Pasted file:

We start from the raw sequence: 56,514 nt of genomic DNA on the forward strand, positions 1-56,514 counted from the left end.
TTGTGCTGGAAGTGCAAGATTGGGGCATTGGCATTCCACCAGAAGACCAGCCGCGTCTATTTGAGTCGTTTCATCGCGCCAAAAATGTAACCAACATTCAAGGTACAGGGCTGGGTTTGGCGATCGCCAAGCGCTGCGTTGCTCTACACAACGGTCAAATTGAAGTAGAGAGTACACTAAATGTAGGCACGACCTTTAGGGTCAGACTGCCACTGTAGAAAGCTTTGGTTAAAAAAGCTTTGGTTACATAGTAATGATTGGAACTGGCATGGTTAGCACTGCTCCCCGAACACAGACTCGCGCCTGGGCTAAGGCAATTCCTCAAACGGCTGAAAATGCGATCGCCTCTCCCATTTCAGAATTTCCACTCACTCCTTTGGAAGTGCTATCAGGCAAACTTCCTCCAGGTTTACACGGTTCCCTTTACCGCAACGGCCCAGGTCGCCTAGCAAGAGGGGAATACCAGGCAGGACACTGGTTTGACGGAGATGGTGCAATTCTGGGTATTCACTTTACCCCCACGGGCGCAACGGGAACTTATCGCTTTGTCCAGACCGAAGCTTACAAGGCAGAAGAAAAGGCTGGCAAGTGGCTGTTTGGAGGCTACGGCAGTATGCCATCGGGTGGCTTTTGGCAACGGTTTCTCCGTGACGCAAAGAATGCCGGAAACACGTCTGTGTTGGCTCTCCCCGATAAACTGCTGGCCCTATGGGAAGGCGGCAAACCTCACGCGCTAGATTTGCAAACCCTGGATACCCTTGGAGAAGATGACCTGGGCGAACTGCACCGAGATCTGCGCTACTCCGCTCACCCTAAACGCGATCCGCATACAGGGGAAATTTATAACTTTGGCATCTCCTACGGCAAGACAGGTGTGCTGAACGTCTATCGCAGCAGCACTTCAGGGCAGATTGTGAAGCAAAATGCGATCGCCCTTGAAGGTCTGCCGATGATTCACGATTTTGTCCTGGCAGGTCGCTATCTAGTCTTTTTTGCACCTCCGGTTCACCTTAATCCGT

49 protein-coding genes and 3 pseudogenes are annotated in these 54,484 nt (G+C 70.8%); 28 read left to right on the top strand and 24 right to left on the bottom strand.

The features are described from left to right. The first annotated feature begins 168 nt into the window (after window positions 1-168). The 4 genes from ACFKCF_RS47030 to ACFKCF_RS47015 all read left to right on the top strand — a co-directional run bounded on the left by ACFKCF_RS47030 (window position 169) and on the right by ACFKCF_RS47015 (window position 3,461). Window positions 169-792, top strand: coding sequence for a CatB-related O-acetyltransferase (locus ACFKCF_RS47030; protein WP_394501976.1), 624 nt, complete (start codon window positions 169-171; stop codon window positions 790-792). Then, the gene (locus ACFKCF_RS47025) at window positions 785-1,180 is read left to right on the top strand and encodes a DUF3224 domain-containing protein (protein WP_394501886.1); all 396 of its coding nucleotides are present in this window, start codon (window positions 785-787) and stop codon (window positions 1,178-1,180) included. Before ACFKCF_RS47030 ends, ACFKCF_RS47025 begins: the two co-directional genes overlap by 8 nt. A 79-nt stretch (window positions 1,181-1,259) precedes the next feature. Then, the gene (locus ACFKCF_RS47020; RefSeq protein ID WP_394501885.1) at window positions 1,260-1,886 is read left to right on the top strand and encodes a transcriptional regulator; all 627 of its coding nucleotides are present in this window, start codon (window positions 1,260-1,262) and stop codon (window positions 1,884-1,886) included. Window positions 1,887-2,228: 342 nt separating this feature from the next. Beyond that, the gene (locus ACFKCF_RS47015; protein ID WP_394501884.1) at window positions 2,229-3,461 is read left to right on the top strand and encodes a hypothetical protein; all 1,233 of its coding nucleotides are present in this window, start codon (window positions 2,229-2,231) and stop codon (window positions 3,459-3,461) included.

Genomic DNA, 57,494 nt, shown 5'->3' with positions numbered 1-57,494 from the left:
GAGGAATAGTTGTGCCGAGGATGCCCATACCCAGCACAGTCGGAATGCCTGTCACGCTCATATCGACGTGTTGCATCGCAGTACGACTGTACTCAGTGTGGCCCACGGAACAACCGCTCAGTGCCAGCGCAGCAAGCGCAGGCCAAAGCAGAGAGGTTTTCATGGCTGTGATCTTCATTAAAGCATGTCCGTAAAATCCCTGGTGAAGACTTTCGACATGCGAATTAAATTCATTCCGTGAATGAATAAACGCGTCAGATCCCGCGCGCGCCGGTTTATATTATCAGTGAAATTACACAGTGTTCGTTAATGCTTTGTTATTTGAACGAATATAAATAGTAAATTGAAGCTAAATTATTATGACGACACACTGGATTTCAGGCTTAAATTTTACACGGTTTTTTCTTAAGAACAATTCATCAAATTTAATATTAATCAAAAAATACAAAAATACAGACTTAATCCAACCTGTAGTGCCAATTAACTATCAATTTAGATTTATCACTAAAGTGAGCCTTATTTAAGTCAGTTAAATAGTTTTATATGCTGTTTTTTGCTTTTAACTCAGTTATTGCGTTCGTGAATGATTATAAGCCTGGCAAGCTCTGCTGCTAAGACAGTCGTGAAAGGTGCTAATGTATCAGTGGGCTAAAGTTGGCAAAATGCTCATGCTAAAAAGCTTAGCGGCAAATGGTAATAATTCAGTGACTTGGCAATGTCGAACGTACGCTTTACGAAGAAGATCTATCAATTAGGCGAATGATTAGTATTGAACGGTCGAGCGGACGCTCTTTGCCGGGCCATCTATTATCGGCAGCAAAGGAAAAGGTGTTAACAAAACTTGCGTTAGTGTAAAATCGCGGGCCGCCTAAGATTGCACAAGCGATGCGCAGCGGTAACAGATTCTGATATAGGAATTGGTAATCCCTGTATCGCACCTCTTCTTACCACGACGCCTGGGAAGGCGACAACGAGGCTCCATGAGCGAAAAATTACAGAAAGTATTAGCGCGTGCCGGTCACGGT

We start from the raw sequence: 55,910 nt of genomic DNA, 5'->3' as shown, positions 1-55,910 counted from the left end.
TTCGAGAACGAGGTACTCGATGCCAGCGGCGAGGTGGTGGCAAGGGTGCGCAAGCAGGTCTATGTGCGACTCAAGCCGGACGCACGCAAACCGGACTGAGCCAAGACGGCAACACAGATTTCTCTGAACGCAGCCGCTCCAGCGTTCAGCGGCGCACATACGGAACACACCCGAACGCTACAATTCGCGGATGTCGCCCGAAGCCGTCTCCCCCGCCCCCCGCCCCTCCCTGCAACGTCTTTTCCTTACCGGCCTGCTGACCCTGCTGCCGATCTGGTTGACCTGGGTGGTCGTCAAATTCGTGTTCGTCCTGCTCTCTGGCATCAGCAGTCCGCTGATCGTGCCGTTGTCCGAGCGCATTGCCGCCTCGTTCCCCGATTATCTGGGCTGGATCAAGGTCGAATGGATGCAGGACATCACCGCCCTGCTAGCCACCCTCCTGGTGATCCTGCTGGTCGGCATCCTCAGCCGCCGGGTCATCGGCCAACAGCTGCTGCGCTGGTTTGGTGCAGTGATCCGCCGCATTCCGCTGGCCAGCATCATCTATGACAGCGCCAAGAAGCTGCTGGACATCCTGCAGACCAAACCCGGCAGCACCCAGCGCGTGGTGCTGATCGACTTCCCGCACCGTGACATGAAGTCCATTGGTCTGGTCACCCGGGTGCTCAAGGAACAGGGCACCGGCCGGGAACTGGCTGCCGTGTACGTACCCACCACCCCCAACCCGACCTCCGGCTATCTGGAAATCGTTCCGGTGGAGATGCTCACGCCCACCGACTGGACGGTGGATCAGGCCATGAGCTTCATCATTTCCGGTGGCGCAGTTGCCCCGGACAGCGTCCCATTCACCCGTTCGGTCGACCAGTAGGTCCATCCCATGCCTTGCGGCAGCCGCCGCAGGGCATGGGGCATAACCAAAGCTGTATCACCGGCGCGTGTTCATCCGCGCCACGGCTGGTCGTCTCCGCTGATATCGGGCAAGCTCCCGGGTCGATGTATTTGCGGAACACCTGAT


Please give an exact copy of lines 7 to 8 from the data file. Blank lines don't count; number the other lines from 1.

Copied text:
We start from the raw sequence: 55,910 nt of genomic DNA, 5'->3' as shown, positions 1-55,910 counted from the left end.
TTCGAGAACGAGGTACTCGATGCCAGCGGCGAGGTGGTGGCAAGGGTGCGCAAGCAGGTCTATGTGCGACTCAAGCCGGACGCACGCAAACCGGACTGAGCCAAGACGGCAACACAGATTTCTCTGAACGCAGCCGCTCCAGCGTTCAGCGGCGCACATACGGAACACACCCGAACGCTACAATTCGCGGATGTCGCCCGAAGCCGTCTCCCCCGCCCCCCGCCCCTCCCTGCAACGTCTTTTCCTTACCGGCCTGCTGACCCTGCTGCCGATCTGGTTGACCTGGGTGGTCGTCAAATTCGTGTTCGTCCTGCTCTCTGGCATCAGCAGTCCGCTGATCGTGCCGTTGTCCGAGCGCATTGCCGCCTCGTTCCCCGATTATCTGGGCTGGATCAAGGTCGAATGGATGCAGGACATCACCGCCCTGCTAGCCACCCTCCTGGTGATCCTGCTGGTCGGCATCCTCAGCCGCCGGGTCATCGGCCAACAGCTGCTGCGCTGGTTTGGTGCAGTGATCCGCCGCATTCCGCTGGCCAGCATCATCTATGACAGCGCCAAGAAGCTGCTGGACATCCTGCAGACCAAACCCGGCAGCACCCAGCGCGTGGTGCTGATCGACTTCCCGCACCGTGACATGAAGTCCATTGGTCTGGTCACCCGGGTGCTCAAGGAACAGGGCACCGGCCGGGAACTGGCTGCCGTGTACGTACCCACCACCCCCAACCCGACCTCCGGCTATCTGGAAATCGTTCCGGTGGAGATGCTCACGCCCACCGACTGGACGGTGGATCAGGCCATGAGCTTCATCATTTCCGGTGGCGCAGTTGCCCCGGACAGCGTCCCATTCACCCGTTCGGTCGACCAGTAGGTCCATCCCATGCCTTGCGGCAGCCGCCGCAGGGCATGGGGCATAACCAAAGCTGTATCACCGGCGCGTGTTCATCCGCGCCACGGCTGGTCGTCTCCGCTGATATCGGGCAAGCTCCCGGGTCGATGTATTTGCGGAACACCTGAT